I have tried numerous approaches to video transcription and I think I’ve narrowed down my strategy and options. I primarily use online tools now.
I transcribe videos because this boosts SEO and helps me repurpose content for promotion.
Rev.com is a Human service. For $1 a minute they will transcribe your video or audio.
- They can generate an “.srt” caption file or a text transcription (But not both at the same time)
- The Rev.com online editor to ‘fine tune’ the transcription is fast and easy to work with
- Rev.com can automatically import from YouTube and the upload time is very fast when you do this
I use rev.com for professional work e.g. transcriptions of meetings. Or if I’m short of time then I might upload a file to Rev in the evening so that a transcription is ready for me in the morning to continue my work.
If I could automatically generate a “.srt” and a transcription at the same time then I might use this for more videos.
I have in the past generated an “.srt” and converting it to text using a free desktop transcription tool.
Unfortunately having all my YouTube videos and online training videos transcribed through Rev.com would be too expensive so I don’t use it for everything.
Trint.com is an automated service. For 22 pence per minute they will automatically transcribe the video or audio. You then ‘fine tune’ the transcription in the online editor.
- The transcription is pretty good but does require editing. You have to train yourself to speak clearly.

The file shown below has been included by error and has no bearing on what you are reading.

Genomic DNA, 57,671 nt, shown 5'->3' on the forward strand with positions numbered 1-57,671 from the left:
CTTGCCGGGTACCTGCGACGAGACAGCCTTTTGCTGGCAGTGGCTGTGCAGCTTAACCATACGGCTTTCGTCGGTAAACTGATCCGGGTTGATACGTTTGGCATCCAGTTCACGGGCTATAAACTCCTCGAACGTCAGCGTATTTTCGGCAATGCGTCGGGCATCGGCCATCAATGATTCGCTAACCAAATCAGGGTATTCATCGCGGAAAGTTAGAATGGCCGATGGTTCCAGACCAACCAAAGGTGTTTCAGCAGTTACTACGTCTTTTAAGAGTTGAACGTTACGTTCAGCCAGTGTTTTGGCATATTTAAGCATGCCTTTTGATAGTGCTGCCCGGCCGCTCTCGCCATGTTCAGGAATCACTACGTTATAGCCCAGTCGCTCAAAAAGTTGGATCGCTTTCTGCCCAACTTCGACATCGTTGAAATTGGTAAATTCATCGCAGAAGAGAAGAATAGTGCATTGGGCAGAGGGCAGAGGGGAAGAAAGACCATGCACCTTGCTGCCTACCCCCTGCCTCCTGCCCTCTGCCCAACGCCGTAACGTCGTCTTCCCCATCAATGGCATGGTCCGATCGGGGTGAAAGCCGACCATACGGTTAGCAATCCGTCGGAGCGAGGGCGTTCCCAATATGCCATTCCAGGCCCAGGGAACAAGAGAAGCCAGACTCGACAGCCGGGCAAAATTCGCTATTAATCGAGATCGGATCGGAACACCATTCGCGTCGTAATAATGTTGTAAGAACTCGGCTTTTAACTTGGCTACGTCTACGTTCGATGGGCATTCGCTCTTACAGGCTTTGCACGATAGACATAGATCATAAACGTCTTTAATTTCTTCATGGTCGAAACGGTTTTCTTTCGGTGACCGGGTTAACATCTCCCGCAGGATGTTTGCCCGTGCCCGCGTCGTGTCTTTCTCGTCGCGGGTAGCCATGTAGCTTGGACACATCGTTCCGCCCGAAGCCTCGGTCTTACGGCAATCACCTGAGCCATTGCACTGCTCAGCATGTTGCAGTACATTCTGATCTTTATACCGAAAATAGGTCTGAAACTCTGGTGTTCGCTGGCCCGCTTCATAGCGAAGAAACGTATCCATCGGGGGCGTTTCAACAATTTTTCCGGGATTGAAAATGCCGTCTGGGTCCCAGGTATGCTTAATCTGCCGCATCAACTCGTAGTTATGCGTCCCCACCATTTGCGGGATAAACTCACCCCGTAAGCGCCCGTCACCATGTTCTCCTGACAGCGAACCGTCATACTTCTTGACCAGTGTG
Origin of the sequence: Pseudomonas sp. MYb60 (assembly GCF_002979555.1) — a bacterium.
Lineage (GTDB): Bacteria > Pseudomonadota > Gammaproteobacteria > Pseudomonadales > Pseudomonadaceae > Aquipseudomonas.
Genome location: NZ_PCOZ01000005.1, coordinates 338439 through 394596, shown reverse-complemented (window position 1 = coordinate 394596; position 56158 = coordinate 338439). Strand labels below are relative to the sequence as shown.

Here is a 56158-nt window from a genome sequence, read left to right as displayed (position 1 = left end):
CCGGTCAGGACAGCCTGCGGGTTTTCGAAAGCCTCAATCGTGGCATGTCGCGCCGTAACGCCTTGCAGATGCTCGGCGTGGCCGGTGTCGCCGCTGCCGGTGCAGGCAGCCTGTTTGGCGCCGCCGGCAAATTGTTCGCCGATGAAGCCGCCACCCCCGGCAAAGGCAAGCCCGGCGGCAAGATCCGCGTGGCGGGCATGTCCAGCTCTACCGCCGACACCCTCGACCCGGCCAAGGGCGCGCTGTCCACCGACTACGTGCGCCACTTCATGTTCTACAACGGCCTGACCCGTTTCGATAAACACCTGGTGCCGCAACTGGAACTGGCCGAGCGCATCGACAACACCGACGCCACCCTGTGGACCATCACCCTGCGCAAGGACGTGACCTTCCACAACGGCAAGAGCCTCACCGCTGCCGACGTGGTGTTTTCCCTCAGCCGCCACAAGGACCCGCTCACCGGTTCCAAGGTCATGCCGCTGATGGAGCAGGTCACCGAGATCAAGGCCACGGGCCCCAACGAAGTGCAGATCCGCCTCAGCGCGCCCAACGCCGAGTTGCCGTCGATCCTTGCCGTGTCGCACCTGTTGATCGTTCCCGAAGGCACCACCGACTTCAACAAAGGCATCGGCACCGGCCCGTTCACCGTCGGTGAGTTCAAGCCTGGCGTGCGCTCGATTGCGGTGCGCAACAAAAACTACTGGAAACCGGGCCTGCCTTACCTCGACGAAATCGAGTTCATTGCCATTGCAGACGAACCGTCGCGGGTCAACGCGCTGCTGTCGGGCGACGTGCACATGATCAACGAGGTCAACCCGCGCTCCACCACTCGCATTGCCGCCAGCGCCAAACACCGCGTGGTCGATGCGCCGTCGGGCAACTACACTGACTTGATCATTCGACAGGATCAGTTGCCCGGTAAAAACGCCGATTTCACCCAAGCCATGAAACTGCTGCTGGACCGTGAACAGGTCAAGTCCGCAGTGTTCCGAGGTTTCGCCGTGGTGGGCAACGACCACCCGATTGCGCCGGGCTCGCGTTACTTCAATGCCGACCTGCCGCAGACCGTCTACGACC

- The online editor is excellent.
- You can export a “.srt” or “transcription” from the same editing process
Trint was my preferred option for a while, and it was only when I experienced upload issues (now resolved) that I looked around for alternatives. You can upload from file sharing services like OneDrive, Google Drive, but not video hosting services like YouTube or Vimeo.
For videos where I need to see the video and not just rely on the audio, Trint is probably my preferred choice. I use the pay as you go plan and buy an hour until I work through it.
Trint does have limits on how much video can be stored in the archive, but I can’t easily find the limit online.
If Trint hadn’t had a temporary glitch with its file uploads, I would never have found the next service.
Otter.ai is an automated service. The video is automatically stripped out and you work with the audio file. So if you need any visual cues when fixing the transcription then Otter isn’t the right tool for you.
Otter is outrageously cheap. I had to do my calculation several times as I thought I had my math wrong.
Otter is free for 600 minutes a month - that’s 10 hours of transcription free every month.
At which point it then costs $9.99 for an additional 6000 min which is 0.16 cents per min.
- editor is easy to use
- you can download an “.srt” or “transcription” from the same file
- paragraphs are used for caption lines so you need to reformat transcriptions
The only real issue I have with Otter is that if you format your transcription as paragraphs then the same paragraphs will be used for subtitle captions which are much too long on screen. So you have to format your transcription into short lines and then rework it once it has been exported. This makes the transcription process take a little longer than Trint.com, but it is cheaper so you are paying for the time saving in Trint
Youtube can be used as a free captioning service, as I describe in this post.
I have used the YouTube Captions editor but the reason I stopped was that somedays it would work fine. And somedays it was tremendously buggy and I couldn’t rely on it.
- The editing experience isn’t very good
- You can download the “.srt” and then format it to text in an offline tool
- subtitletools.com is an online service for converting “.srt” to text
- Subtitle Edit a desktop app for Windows and Linux I primarily use for converting “.srt” files to text